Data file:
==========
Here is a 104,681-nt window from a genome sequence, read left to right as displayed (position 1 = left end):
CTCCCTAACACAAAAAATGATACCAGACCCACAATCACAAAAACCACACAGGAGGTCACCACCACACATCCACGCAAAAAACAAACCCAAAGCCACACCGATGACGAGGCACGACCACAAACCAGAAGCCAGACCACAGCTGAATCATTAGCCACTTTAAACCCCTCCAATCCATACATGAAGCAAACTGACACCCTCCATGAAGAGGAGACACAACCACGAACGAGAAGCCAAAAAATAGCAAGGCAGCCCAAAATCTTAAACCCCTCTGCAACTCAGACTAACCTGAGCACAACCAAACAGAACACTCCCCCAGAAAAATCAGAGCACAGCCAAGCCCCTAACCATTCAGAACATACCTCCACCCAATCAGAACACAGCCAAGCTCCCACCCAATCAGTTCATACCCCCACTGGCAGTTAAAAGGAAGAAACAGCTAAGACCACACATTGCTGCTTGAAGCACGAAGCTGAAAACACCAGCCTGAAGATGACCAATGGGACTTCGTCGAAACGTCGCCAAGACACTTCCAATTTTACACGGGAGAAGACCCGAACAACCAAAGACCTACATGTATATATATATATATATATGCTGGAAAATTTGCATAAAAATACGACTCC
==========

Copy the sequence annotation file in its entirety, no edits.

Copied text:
Here is a 104,681-nt window from a genome sequence, read left to right as displayed (position 1 = left end):
CTCCCTAACACAAAAAATGATACCAGACCCACAATCACAAAAACCACACAGGAGGTCACCACCACACATCCACGCAAAAAACAAACCCAAAGCCACACCGATGACGAGGCACGACCACAAACCAGAAGCCAGACCACAGCTGAATCATTAGCCACTTTAAACCCCTCCAATCCATACATGAAGCAAACTGACACCCTCCATGAAGAGGAGACACAACCACGAACGAGAAGCCAAAAAATAGCAAGGCAGCCCAAAATCTTAAACCCCTCTGCAACTCAGACTAACCTGAGCACAACCAAACAGAACACTCCCCCAGAAAAATCAGAGCACAGCCAAGCCCCTAACCATTCAGAACATACCTCCACCCAATCAGAACACAGCCAAGCTCCCACCCAATCAGTTCATACCCCCACTGGCAGTTAAAAGGAAGAAACAGCTAAGACCACACATTGCTGCTTGAAGCACGAAGCTGAAAACACCAGCCTGAAGATGACCAATGGGACTTCGTCGAAACGTCGCCAAGACACTTCCAATTTTACACGGGAGAAGACCCGAACAACCAAAGACCTACATGTATATATATATATATATATGCTGGAAAATTTGCATAAAAATACGACTCC